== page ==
HISTORY OF READ
A HISTORY BORN FROM ‘THE STRUGGLE’
The historical Soweto student uprising of 1976 included a demand for reading and library facilities – a call that eventually led, in 1979, to the formation of Read Educational Trust as a small, voluntary committee in Soweto. This necessity resonated throughout the country and five years later READ had spread to almost all of the then provinces, except for Northern Transvaal and North West.
In the beginning, READ’s administration operated from a bell tower room at St John’s College from where the organisation launched its fundraising activities with a splendid lunch arranged and handled by the ladies’ entertainment committee and sponsored by Shell. At this function, R150 000 was raised to provide a small collection of reference books for all 50 high school libraries in Soweto.
The World Book Company added a donation comprising a set of World Books for every school library and 50 sets of Child Craft for primary schools. Training of teachers was implemented by volunteers during school holidays.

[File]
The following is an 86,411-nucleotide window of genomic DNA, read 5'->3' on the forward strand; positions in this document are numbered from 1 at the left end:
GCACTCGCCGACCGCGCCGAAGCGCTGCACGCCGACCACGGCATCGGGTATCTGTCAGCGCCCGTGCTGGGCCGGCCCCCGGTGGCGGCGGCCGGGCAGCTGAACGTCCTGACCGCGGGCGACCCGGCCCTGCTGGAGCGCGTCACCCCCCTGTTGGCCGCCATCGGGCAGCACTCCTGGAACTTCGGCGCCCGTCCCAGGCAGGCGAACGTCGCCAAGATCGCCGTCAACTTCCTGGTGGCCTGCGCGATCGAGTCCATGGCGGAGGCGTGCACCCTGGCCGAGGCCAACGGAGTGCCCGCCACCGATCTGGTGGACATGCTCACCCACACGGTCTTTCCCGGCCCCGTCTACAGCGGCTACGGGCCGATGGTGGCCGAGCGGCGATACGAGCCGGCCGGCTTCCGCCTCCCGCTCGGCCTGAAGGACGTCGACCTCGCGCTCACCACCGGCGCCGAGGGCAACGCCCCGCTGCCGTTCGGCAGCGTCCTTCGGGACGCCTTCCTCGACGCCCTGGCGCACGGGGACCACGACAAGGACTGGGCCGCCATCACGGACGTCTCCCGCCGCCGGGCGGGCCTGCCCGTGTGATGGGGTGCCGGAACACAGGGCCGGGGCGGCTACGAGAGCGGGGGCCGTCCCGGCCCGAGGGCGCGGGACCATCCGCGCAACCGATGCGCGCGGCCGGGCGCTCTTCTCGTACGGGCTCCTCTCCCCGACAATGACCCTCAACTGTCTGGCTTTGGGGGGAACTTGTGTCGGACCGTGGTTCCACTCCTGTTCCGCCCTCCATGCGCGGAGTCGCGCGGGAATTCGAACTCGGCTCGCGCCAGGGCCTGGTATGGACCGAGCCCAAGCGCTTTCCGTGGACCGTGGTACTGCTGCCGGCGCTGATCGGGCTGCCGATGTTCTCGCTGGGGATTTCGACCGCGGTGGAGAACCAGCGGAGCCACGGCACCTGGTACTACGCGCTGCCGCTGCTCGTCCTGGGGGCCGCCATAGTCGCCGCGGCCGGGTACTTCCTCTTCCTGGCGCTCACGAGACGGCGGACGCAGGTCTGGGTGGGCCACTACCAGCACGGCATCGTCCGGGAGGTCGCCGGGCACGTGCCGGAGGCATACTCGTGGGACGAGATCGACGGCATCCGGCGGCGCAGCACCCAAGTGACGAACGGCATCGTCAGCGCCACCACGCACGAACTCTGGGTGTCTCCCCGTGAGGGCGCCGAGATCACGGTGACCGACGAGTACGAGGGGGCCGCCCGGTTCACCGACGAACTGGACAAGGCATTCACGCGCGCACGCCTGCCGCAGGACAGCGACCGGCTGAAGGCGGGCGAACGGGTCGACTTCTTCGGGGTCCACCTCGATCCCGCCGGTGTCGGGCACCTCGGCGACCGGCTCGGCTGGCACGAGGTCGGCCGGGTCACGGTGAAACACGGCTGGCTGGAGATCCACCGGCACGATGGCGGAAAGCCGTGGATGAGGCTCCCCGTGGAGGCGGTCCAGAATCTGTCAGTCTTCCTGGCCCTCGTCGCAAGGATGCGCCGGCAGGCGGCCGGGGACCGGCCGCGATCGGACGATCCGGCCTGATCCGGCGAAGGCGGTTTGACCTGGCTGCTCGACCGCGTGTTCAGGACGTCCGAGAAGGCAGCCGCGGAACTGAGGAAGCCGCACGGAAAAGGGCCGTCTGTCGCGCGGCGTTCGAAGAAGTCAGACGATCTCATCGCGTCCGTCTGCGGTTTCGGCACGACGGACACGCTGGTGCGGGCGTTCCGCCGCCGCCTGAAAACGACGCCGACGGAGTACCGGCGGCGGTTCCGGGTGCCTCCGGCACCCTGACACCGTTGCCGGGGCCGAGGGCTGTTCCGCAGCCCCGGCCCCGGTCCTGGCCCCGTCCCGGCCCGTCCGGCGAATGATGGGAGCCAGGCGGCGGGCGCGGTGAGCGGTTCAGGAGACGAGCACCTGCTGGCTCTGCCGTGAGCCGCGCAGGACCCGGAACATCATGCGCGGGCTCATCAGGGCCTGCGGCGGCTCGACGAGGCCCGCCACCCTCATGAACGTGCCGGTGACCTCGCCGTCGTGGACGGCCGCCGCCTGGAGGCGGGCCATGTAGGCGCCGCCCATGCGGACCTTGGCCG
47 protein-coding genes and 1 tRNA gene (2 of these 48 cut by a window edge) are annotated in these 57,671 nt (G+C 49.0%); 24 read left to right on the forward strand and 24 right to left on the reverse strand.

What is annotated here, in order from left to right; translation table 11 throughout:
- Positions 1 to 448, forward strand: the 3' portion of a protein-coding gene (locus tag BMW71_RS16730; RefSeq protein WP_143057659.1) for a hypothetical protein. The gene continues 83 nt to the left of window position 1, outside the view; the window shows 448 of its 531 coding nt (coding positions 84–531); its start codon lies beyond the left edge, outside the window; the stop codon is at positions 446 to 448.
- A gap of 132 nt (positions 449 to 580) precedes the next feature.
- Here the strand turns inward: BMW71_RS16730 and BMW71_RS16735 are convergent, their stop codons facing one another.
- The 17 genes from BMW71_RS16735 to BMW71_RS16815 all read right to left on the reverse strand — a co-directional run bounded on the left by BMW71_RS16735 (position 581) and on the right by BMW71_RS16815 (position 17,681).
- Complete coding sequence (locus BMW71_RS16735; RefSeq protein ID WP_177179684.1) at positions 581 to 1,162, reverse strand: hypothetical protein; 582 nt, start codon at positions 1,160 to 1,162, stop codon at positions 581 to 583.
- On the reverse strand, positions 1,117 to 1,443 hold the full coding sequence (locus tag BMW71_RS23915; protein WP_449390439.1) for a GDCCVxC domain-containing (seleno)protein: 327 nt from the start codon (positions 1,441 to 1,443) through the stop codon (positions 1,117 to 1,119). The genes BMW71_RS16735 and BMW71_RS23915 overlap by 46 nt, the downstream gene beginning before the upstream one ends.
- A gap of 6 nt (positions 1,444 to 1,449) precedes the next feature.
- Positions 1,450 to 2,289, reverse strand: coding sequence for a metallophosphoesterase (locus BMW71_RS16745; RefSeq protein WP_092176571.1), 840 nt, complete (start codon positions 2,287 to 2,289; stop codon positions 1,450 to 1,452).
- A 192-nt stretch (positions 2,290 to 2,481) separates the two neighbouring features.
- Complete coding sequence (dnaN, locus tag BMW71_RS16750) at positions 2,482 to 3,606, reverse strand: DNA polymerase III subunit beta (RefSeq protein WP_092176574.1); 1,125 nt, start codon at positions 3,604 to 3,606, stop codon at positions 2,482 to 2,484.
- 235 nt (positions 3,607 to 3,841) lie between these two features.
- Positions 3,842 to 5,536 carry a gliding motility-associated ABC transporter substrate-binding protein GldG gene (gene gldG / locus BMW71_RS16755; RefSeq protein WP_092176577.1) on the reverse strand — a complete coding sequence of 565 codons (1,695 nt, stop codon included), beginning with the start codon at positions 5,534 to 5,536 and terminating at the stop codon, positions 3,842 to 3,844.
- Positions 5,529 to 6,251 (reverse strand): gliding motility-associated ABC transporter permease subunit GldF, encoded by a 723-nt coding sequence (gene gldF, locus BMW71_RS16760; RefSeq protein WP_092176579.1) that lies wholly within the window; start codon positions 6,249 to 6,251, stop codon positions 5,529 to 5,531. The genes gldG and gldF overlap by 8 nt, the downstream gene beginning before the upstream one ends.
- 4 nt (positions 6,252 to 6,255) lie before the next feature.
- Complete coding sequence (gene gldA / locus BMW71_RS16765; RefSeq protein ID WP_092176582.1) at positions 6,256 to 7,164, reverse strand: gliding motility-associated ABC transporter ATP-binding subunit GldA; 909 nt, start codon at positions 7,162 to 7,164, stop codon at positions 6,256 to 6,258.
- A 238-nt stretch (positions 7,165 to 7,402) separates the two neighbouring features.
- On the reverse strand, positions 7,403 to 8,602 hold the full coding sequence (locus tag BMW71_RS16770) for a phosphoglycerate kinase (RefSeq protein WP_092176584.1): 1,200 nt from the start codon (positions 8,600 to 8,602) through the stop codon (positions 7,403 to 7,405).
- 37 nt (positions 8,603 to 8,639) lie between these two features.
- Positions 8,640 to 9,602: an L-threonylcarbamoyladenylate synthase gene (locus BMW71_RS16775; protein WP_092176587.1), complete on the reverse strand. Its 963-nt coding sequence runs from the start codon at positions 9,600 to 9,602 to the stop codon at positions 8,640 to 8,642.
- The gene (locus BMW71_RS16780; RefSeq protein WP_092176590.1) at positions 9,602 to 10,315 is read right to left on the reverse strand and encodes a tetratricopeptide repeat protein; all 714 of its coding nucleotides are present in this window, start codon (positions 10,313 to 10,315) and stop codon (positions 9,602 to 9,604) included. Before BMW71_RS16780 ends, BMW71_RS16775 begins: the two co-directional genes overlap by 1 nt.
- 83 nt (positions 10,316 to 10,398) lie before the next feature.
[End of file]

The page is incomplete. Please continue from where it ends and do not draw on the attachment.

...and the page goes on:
Working and being involved with READ has never been dull with the organisation always adopting a highly pragmatic approach to particular situations. Memorable happenings include meeting in shebeens at dusk on the edge of the townships with activists who came out of hiding for discussions.
In the Eastern Cape, when the schools were burning, READ set up study centres in old buildings near the townships where high school pupils and university students could come to study. Resource provision was structured to meet the specific study needs of students and young unemployed people who received practical training to manage the centres. These centres were crowded daily with students studying eagerly on their own.
On one occasion, the teacher-librarian of a high school in Port Elizabeth received warning that the school would be burnt that night. She called the sponsoring company, AECI, and together they managed to save all the book stock. Once the schools settled down, the books were returned and the library was reopened.
In the 1980’s, negotiating one’s way in the townships to get through stone barricades set up by students was sometimes frightening. But when students understood READ’s mission, the organisation was usually warmly welcomed and even assisted.
READ’s philosophy from the beginning has been to provide teachers with high quality resources and training them in their use. This includes working on a daily basis with teachers in their classrooms. It remains so to this day.
Careful book selection from a full range of publishers is a key element/factor in ensuring the relevance of the material, with a high priority being given to the interest levels of particular age groups. This is important to ensure successful reading experiences early on in the learners’ schooling.